I just have the strong sense that similar arguments to this one are happening all over the political spectrum, on diametrically opposed blogs and chat rooms to this one, all about how the Lib Dems are the “best bet” for . . . whatever it is, regardless of what it is.  Which party is closer to the [fill in the blank] ideal?  Always: the Lib Dems, but only in the sense that there’ll always be a Lib Dem making those noises.  There’ll be a Lib Dem making any noise you care to imagine.

Nick M’s original Samizdata comment confirms this prejudice, which is why I copied and pasted it.  Is he wrong?  Was he imagining it?  Maybe, but I don’t think so.

Posted by Brian Micklethwait on 10 January 2007

Well, you admit it’s a prejudice, which is a start!

I maintain that it isn’t so easy to predict who stands where based on party. In mid-2003, were you - unencumbered with prior knowledge – to have met Labour Party MPs Anne Clewyd and George Galloway, you would be forgiven for having found their positions somewhat diverse. Both New Labour and Cameron’s Conservatives bear little resemblance to their forebears. One might argue that the Liberal Democrats are neither the party of Gladstone nor of Jenkins, but that only proves that all parties are unpredictable.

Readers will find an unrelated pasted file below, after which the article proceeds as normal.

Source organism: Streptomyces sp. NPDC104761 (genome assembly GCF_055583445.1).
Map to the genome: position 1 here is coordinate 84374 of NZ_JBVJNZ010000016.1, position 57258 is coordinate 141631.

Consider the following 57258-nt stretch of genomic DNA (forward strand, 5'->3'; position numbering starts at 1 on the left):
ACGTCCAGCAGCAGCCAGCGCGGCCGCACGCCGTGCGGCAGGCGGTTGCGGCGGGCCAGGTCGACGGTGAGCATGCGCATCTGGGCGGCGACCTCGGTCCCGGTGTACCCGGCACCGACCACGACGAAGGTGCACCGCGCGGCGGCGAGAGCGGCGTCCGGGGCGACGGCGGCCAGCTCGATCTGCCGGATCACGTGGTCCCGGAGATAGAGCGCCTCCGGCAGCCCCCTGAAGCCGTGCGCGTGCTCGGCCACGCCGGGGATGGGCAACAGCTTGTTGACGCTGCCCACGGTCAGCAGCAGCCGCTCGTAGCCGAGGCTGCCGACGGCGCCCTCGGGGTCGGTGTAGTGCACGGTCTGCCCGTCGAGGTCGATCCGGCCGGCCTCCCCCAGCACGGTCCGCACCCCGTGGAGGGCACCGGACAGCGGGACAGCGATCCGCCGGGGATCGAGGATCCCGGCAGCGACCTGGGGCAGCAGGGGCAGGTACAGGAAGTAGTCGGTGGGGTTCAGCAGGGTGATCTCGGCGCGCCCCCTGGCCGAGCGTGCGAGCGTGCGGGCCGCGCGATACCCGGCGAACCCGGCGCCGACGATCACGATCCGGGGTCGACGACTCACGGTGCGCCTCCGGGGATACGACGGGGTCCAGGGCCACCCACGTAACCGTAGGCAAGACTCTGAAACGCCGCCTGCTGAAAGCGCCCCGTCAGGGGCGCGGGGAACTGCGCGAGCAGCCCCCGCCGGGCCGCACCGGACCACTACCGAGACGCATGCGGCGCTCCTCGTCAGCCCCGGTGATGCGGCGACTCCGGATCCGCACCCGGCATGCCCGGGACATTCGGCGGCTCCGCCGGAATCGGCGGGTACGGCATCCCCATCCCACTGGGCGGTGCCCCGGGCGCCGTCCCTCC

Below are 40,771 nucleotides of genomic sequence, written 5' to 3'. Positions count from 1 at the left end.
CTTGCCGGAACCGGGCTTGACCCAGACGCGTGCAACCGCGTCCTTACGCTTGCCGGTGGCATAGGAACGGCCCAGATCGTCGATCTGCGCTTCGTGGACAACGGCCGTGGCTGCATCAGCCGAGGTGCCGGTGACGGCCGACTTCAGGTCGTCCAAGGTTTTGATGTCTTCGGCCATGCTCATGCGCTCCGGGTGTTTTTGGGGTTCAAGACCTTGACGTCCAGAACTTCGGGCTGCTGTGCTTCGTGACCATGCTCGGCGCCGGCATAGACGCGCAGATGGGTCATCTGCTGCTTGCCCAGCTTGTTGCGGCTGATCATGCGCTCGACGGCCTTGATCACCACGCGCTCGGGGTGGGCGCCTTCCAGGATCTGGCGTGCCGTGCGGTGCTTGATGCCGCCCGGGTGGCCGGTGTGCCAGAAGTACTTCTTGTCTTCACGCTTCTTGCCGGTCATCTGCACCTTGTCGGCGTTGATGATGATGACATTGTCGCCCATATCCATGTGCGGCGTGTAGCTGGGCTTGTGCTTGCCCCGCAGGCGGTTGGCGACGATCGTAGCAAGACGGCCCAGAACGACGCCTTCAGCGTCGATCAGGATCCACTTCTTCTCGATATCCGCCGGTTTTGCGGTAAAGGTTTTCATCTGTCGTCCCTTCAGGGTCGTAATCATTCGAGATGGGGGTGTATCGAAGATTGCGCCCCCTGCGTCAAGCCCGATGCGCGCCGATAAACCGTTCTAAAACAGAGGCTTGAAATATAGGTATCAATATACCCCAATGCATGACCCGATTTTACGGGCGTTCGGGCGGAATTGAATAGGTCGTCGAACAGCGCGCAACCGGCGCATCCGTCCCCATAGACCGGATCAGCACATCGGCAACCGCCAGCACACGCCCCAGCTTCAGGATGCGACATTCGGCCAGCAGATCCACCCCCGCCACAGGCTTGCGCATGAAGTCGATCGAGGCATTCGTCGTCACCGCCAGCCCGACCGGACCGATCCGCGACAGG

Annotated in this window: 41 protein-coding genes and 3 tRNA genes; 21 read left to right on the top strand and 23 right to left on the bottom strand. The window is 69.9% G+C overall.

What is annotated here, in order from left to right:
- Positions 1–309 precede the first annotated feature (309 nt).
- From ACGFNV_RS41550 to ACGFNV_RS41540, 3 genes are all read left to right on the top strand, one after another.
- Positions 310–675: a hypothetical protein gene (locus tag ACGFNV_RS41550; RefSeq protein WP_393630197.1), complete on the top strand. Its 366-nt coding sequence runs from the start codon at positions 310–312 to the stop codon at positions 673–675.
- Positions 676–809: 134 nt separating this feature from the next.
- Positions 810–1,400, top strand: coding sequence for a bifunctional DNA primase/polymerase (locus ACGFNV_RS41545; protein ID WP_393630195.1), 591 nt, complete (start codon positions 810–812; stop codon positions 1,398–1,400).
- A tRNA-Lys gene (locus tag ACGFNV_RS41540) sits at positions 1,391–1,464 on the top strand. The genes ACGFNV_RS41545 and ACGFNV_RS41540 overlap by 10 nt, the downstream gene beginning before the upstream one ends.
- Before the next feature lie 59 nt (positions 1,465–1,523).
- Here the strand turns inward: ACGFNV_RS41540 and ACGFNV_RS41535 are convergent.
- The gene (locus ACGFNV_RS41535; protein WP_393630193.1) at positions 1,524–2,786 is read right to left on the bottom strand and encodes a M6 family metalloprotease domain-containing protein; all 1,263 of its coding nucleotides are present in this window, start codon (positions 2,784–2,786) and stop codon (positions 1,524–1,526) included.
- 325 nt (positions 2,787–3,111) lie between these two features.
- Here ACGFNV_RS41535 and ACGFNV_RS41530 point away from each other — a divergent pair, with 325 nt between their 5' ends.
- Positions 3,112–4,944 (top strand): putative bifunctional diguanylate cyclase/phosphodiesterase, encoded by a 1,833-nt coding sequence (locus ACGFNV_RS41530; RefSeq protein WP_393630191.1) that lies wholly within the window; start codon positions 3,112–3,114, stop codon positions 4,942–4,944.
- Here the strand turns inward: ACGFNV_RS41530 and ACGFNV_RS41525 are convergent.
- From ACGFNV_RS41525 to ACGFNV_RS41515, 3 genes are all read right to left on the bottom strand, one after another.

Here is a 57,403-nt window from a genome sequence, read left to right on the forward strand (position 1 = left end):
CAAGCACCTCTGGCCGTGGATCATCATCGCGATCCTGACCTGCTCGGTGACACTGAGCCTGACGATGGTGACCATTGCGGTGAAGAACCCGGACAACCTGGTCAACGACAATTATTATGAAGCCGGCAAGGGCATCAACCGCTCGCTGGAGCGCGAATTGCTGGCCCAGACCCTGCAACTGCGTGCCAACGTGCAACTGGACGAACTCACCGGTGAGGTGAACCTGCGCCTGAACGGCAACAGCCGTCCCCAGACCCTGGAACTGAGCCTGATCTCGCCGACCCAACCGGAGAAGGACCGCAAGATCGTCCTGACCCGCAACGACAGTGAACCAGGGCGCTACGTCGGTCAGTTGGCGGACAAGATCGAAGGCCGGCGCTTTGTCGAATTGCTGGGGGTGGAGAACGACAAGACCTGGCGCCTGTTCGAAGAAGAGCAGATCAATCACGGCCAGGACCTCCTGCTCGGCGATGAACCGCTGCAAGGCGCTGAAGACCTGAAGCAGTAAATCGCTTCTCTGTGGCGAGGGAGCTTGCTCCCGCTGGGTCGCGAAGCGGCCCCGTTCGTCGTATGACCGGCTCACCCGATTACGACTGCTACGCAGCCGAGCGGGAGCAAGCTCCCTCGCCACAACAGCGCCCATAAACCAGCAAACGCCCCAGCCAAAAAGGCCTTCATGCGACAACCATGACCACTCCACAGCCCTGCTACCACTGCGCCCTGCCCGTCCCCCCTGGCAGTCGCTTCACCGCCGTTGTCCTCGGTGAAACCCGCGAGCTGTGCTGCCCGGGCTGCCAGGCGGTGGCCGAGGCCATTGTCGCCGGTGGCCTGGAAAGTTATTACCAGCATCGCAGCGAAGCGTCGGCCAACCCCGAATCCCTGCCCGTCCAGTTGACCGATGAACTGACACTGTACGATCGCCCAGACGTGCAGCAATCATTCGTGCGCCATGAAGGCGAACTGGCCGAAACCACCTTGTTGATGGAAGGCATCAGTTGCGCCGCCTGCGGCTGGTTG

I have met Tory libertarians, imperialists and isolationists. US Republicans have neo-cons, paleo-cons and religio-cons. Democrats include hawks, doves, free-traders and isolationists. New Labour is devoid of any recognisable ideology.

Perhaps some real survey evidence would be useful; I’m sure there are research companies capable of carrying out the necessary quantitative and qualitative analysis, if only somebody has the cash with which to finance such a project. I suspect - regrettably - that the desire to be elected would be the strongest force in all politicians.

In the end, just as Hayek dedicated The Road to Serfdom “to the socialists in all parties”, perhaps you should welcome the libertarians in all parties, no matter how much they differ from their colleagues. It is through them that a libertarian consensus will arise.

Posted by Tom Papworth on 10 January 2007